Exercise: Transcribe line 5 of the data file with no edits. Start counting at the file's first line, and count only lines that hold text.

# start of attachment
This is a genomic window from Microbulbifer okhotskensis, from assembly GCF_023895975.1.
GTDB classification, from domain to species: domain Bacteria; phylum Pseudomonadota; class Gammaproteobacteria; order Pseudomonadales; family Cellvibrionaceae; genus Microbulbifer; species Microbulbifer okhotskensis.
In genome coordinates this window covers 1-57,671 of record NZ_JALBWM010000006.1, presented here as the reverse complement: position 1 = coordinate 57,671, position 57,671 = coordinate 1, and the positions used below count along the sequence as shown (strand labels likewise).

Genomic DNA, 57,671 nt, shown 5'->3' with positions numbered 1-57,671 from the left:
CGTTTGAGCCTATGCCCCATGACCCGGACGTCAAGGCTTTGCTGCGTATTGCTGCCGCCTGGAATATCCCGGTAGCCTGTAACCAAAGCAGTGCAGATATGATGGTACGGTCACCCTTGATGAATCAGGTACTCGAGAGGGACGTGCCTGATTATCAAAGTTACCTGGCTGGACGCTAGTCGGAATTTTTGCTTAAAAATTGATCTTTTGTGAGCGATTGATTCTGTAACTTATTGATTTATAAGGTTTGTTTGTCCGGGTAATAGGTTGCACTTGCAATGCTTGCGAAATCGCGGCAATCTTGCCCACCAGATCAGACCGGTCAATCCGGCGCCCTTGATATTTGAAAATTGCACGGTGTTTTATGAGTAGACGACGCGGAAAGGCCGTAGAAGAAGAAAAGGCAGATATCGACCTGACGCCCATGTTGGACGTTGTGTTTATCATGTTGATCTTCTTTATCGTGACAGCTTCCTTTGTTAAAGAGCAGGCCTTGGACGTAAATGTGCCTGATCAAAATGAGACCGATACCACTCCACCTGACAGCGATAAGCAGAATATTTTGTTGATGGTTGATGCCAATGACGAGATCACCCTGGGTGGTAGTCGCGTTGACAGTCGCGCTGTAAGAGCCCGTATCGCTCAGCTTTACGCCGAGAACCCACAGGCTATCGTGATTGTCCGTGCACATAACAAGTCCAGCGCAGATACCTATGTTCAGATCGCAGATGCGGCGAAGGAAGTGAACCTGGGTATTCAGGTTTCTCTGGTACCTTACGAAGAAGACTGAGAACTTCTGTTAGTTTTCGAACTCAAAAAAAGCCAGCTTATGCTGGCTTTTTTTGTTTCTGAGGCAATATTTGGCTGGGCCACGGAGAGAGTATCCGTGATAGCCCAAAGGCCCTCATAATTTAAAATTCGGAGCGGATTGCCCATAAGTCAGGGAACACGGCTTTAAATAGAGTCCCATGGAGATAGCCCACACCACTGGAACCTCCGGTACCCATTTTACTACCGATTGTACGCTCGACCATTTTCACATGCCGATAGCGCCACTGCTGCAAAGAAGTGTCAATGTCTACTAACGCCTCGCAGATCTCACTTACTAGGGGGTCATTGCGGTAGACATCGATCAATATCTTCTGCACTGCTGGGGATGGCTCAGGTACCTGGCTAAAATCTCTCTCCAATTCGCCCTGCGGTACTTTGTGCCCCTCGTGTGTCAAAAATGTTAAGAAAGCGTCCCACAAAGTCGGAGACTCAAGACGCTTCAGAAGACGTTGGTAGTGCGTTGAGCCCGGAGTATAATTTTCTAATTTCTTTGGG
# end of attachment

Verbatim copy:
CGTTTGAGCCTATGCCCCATGACCCGGACGTCAAGGCTTTGCTGCGTATTGCTGCCGCCTGGAATATCCCGGTAGCCTGTAACCAAAGCAGTGCAGATATGATGGTACGGTCACCCTTGATGAATCAGGTACTCGAGAGGGACGTGCCTGATTATCAAAGTTACCTGGCTGGACGCTAGTCGGAATTTTTGCTTAAAAATTGATCTTTTGTGAGCGATTGATTCTGTAACTTATTGATTTATAAGGTTTGTTTGTCCGGGTAATAGGTTGCACTTGCAATGCTTGCGAAATCGCGGCAATCTTGCCCACCAGATCAGACCGGTCAATCCGGCGCCCTTGATATTTGAAAATTGCACGGTGTTTTATGAGTAGACGACGCGGAAAGGCCGTAGAAGAAGAAAAGGCAGATATCGACCTGACGCCCATGTTGGACGTTGTGTTTATCATGTTGATCTTCTTTATCGTGACAGCTTCCTTTGTTAAAGAGCAGGCCTTGGACGTAAATGTGCCTGATCAAAATGAGACCGATACCACTCCACCTGACAGCGATAAGCAGAATATTTTGTTGATGGTTGATGCCAATGACGAGATCACCCTGGGTGGTAGTCGCGTTGACAGTCGCGCTGTAAGAGCCCGTATCGCTCAGCTTTACGCCGAGAACCCACAGGCTATCGTGATTGTCCGTGCACATAACAAGTCCAGCGCAGATACCTATGTTCAGATCGCAGATGCGGCGAAGGAAGTGAACCTGGGTATTCAGGTTTCTCTGGTACCTTACGAAGAAGACTGAGAACTTCTGTTAGTTTTCGAACTCAAAAAAAGCCAGCTTATGCTGGCTTTTTTTGTTTCTGAGGCAATATTTGGCTGGGCCACGGAGAGAGTATCCGTGATAGCCCAAAGGCCCTCATAATTTAAAATTCGGAGCGGATTGCCCATAAGTCAGGGAACACGGCTTTAAATAGAGTCCCATGGAGATAGCCCACACCACTGGAACCTCCGGTACCCATTTTACTACCGATTGTACGCTCGACCATTTTCACATGCCGATAGCGCCACTGCTGCAAAGAAGTGTCAATGTCTACTAACGCCTCGCAGATCTCACTTACTAGGGGGTCATTGCGGTAGACATCGATCAATATCTTCTGCACTGCTGGGGATGGCTCAGGTACCTGGCTAAAATCTCTCTCCAATTCGCCCTGCGGTACTTTGTGCCCCTCGTGTGTCAAAAATGTTAAGAAAGCGTCCCACAAAGTCGGAGACTCAAGACGCTTCAGAAGACGTTGGTAGTGCGTTGAGCCCGGAGTATAATTTTCTAATTTCTTTGGG